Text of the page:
¶ Russian malware in Florida’s voting systems?
In Bob Woodward’s latest book, Rage, we learn that “in late July 2018, just weeks after the Trump-Putin meeting [in Helsinki],” Director of National Intelligence Dan Coats convened a classified briefing to President Trump by the directors of the FBI, NSA and CIA, in which the NSA and CIA reported: “evidence, highly classified, that the Russians had placed malware in at least two counties in Florida – St. Lucie County and Washington County. There was no evidence that the malware had been activated. It was sitting there to be used.”
The voting vendor used by Florida was used by state election registration systems all around the country. The Russian malware was sophisticated and could be activated in counties with particular demographics. For instance, in areas with higher percentages of Black residents, the malware could erase every tenth voter, almost certainly reducing the total vote count for Democrats. The same could potentially be activated to reduce Trump votes in Republican districts.
Floridians today need assurance that no malware currently resides on voter registration servers anywhere in the state and that authorities are confident that manipulation of voter rolls is unlikely to succeed – even in counties with small populations and meager budgets for election security.
Since we are right now being warned (by FBI Director Wray) that disinformation efforts are ongoing and intense, it is reasonable to suppose that attempts to interfere with registration and vote recording have not simply been abandoned. Can we at least know that our intelligence agencies are confident that those efforts are being thwarted? Can our intelligence agencies – not the White House or William Barr, please – assure us that our voter registration and the counting of our ballots are, at the present moment, secure?
The fact that they are warning us about disinformation but refraining from even mentioning infrastructure security is, let’s say, a tad unsettling.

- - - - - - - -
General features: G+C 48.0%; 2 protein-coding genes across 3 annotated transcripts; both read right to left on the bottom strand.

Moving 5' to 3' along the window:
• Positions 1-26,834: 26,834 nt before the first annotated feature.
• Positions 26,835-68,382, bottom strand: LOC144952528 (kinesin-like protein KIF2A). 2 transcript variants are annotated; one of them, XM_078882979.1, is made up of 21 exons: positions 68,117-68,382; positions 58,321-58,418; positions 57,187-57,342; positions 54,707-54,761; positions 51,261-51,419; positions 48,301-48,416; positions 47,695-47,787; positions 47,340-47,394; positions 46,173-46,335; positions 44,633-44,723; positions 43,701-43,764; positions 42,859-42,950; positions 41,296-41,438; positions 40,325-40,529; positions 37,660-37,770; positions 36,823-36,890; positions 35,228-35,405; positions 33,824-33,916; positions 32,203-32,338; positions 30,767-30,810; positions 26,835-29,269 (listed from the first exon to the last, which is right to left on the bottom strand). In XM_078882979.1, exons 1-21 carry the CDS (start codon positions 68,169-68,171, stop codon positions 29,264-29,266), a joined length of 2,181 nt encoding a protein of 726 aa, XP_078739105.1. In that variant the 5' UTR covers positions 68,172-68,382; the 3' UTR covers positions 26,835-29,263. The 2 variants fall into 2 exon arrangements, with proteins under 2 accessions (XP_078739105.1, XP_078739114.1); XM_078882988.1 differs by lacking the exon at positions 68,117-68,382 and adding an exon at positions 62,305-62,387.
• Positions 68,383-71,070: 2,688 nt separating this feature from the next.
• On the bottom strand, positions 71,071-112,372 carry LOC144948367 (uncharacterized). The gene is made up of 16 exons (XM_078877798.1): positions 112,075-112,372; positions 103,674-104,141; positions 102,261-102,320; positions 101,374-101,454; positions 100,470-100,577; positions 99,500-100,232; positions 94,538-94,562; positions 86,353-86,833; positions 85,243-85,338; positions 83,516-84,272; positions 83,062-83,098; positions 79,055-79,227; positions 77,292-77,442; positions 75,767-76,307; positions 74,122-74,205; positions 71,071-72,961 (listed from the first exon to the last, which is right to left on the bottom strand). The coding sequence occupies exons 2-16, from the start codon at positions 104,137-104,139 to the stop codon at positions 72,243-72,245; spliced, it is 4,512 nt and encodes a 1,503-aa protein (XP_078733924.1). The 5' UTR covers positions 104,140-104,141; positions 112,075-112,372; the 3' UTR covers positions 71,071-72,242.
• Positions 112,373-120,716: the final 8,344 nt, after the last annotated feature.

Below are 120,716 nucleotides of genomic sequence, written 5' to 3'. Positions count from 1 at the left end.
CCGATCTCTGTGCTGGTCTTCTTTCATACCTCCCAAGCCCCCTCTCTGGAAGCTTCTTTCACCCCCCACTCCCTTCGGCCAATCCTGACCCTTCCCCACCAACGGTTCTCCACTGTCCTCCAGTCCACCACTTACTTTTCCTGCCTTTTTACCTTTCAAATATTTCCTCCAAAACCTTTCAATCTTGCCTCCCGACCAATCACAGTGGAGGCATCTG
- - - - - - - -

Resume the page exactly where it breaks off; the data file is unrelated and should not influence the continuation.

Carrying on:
– Lyman Baker, Orlando
¶ Millennial voters, time to step up
The youngest of my generation are now in their mid-20s. We must finally drop the “Lazy Millennial” moniker that has plagued our generation. We lived through 9/11, watched the job market crumble, and dealt with the challenges of climate change that bookmarked our generation. With these as our collective past, what will define our future?
Young people are currently the largest voting-age population with the lowest turnout rates of any age demographic. That is why I am involved with Student PIRGs. As Millennials, it is our responsibility to be an example to those that come after us. That is, to help the younger generation find their voice as we have, and part of that is helping them embrace the importance of voting.
I want to make sure my fellow students and new voters from every generation have the tools necessary to make their voices heard; more so, the confidence to do so.
Florida PIRGs is reaching out to over 12,000 students to make sure their voter registration is up to date using our safe online voter registration tool, studentvote.org. If you or someone you know needs to register or reregister, studentvote.org can help!
Young people have every right to get involved and make their voices heard. Let’s give them a hand.
– Richard Lopez, Florida PIRG Students
¶ U.S. must fight COVID in developing nations
Everyone in the United States had felt the impact of COVID-19 this past summer. While there still needs to be measures taken at home to end the spread of the disease, we must start looking towards aiding other countries in their efforts as well.
There is a misconception that some developing countries, like those in Africa, do not need foreign aid in relation to COVID-19 because they are reporting fewer cases. This is actually a result of the insufficient amount of testing in Africa. Many of the countries in Africa also lack the proper healthcare systems to combat the COVID cases. Most hospitals are unprepared and lack the proper resources and staff to help with a surge of cases. The effects of COVID-19 also create a risk of major interruptions to food supply chains in low-income net-food importing countries like Sub-Saharan Africa. This adds hunger to the growing list of problems that Africa has faced because of COVID-19.
It is time for well-developed countries to start taking responsibility and make efforts to help prevent the continued spread of COVID-19 to other countries. That is why it is important for Central Florida’s citizens to contact their senators to support at least $20 billion in the next emergency supplemental for the International Affairs Budget to fight COVID-19. This funding requests global health pandemic response, emergency economic relief and humanitarian assistance, and ongoing frontline operational responses. This funding is essential in combating the COVID-19 pandemic from spreading globally and further harming developing countries.
– Pia Rodriguez, Windermere, Borgen